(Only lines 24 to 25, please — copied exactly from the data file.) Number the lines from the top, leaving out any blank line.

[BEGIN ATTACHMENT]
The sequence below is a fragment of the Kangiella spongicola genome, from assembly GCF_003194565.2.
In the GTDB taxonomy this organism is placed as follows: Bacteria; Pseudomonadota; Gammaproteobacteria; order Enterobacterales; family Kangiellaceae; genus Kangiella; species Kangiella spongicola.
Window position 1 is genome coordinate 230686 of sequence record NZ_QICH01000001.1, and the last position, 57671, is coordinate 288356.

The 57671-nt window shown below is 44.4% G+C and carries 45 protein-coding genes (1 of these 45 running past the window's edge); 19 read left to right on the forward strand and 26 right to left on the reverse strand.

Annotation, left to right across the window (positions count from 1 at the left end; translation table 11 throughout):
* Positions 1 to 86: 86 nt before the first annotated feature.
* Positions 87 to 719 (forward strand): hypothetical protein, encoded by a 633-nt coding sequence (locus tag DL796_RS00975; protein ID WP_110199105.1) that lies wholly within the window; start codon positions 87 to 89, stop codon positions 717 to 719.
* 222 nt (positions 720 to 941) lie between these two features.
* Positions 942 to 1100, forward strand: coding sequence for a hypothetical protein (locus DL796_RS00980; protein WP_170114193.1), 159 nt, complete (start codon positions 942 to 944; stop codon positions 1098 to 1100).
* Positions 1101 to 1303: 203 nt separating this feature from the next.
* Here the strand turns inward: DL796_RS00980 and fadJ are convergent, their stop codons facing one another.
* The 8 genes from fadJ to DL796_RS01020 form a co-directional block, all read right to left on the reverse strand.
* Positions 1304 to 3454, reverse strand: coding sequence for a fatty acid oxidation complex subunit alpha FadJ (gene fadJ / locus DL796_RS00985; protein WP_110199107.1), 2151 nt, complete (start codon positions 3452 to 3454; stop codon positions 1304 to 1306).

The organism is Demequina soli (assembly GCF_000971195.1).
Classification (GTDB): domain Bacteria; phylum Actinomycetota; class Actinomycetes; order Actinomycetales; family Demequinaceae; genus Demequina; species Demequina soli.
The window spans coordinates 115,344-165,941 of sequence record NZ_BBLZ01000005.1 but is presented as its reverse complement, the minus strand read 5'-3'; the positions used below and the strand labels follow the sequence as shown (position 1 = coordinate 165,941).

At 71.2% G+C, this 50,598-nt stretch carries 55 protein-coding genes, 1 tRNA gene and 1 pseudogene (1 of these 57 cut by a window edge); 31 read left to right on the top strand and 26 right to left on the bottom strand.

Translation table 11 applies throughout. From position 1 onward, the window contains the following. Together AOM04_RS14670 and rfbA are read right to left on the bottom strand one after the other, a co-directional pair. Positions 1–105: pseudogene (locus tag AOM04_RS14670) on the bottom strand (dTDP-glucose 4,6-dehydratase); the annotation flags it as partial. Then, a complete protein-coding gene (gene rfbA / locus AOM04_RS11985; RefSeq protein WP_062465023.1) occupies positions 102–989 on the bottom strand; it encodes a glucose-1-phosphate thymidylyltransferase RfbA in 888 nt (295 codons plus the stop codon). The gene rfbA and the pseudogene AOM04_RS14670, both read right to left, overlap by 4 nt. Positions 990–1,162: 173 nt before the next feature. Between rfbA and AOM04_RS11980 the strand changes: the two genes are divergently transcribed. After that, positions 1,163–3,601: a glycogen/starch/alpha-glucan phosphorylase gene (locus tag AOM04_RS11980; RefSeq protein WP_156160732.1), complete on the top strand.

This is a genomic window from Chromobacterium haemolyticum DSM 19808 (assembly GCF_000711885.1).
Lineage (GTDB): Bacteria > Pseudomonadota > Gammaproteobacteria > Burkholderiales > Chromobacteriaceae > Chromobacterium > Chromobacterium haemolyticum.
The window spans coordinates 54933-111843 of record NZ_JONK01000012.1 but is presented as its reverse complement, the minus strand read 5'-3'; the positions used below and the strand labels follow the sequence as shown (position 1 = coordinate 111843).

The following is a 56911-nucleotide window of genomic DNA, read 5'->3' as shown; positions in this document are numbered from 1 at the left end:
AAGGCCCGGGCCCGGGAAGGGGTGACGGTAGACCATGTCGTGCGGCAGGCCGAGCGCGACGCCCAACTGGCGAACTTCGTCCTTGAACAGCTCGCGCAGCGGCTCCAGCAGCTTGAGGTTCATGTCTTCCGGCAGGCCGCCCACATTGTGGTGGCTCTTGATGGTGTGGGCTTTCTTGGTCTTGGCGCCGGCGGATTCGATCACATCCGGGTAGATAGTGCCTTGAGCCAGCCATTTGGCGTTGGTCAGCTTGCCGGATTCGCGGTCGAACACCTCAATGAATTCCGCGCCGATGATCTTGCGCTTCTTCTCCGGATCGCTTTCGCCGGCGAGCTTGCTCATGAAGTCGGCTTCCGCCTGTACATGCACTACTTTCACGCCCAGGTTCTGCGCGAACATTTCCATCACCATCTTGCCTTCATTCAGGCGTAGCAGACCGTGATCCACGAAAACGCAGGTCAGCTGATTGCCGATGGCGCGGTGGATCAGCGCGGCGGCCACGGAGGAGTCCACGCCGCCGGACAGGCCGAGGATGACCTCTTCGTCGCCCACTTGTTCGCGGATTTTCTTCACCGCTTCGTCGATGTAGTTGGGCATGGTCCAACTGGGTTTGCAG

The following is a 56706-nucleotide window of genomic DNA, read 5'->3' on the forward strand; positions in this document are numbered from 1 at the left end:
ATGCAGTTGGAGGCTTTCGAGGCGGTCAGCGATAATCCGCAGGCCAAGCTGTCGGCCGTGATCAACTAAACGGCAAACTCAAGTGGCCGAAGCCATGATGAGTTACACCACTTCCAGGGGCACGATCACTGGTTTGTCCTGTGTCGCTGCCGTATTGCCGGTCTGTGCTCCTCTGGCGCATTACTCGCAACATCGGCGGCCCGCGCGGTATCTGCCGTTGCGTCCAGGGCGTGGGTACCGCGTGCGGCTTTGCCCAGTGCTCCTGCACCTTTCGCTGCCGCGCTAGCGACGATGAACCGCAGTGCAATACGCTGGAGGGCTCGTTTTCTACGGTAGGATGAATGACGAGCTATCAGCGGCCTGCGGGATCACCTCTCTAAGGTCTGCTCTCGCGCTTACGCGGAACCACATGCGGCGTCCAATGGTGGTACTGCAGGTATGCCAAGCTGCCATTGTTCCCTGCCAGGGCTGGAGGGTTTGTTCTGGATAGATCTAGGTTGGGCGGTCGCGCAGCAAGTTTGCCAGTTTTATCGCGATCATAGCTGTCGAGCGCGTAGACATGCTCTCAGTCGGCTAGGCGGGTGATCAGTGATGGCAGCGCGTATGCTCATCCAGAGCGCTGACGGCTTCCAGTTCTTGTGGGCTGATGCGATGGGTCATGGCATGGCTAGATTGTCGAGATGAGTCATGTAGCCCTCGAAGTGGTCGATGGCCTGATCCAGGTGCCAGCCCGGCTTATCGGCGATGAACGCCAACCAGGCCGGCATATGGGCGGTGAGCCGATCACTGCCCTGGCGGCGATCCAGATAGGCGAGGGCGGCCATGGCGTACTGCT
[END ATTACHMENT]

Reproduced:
The following is a 56706-nucleotide window of genomic DNA, read 5'->3' on the forward strand; positions in this document are numbered from 1 at the left end:
ATGCAGTTGGAGGCTTTCGAGGCGGTCAGCGATAATCCGCAGGCCAAGCTGTCGGCCGTGATCAACTAAACGGCAAACTCAAGTGGCCGAAGCCATGATGAGTTACACCACTTCCAGGGGCACGATCACTGGTTTGTCCTGTGTCGCTGCCGTATTGCCGGTCTGTGCTCCTCTGGCGCATTACTCGCAACATCGGCGGCCCGCGCGGTATCTGCCGTTGCGTCCAGGGCGTGGGTACCGCGTGCGGCTTTGCCCAGTGCTCCTGCACCTTTCGCTGCCGCGCTAGCGACGATGAACCGCAGTGCAATACGCTGGAGGGCTCGTTTTCTACGGTAGGATGAATGACGAGCTATCAGCGGCCTGCGGGATCACCTCTCTAAGGTCTGCTCTCGCGCTTACGCGGAACCACATGCGGCGTCCAATGGTGGTACTGCAGGTATGCCAAGCTGCCATTGTTCCCTGCCAGGGCTGGAGGGTTTGTTCTGGATAGATCTAGGTTGGGCGGTCGCGCAGCAAGTTTGCCAGTTTTATCGCGATCATAGCTGTCGAGCGCGTAGACATGCTCTCAGTCGGCTAGGCGGGTGATCAGTGATGGCAGCGCGTATGCTCATCCAGAGCGCTGACGGCTTCCAGTTCTTGTGGGCTGATGCGATGGGTCATGGCATGGCTAGATTGTCGAGATGAGTCATGTAGCCCTCGAAGTGGTCGATGGCCTGATCCAGGTGCCAGCCCGGCTTATCGGCGATGAACGCCAACCAGGCCGGCATATGGGCGGTGAGCCGATCACTGCCCTGGCGGCGATCCAGATAGGCGAGGGCGGCCATGGCGTACTGCT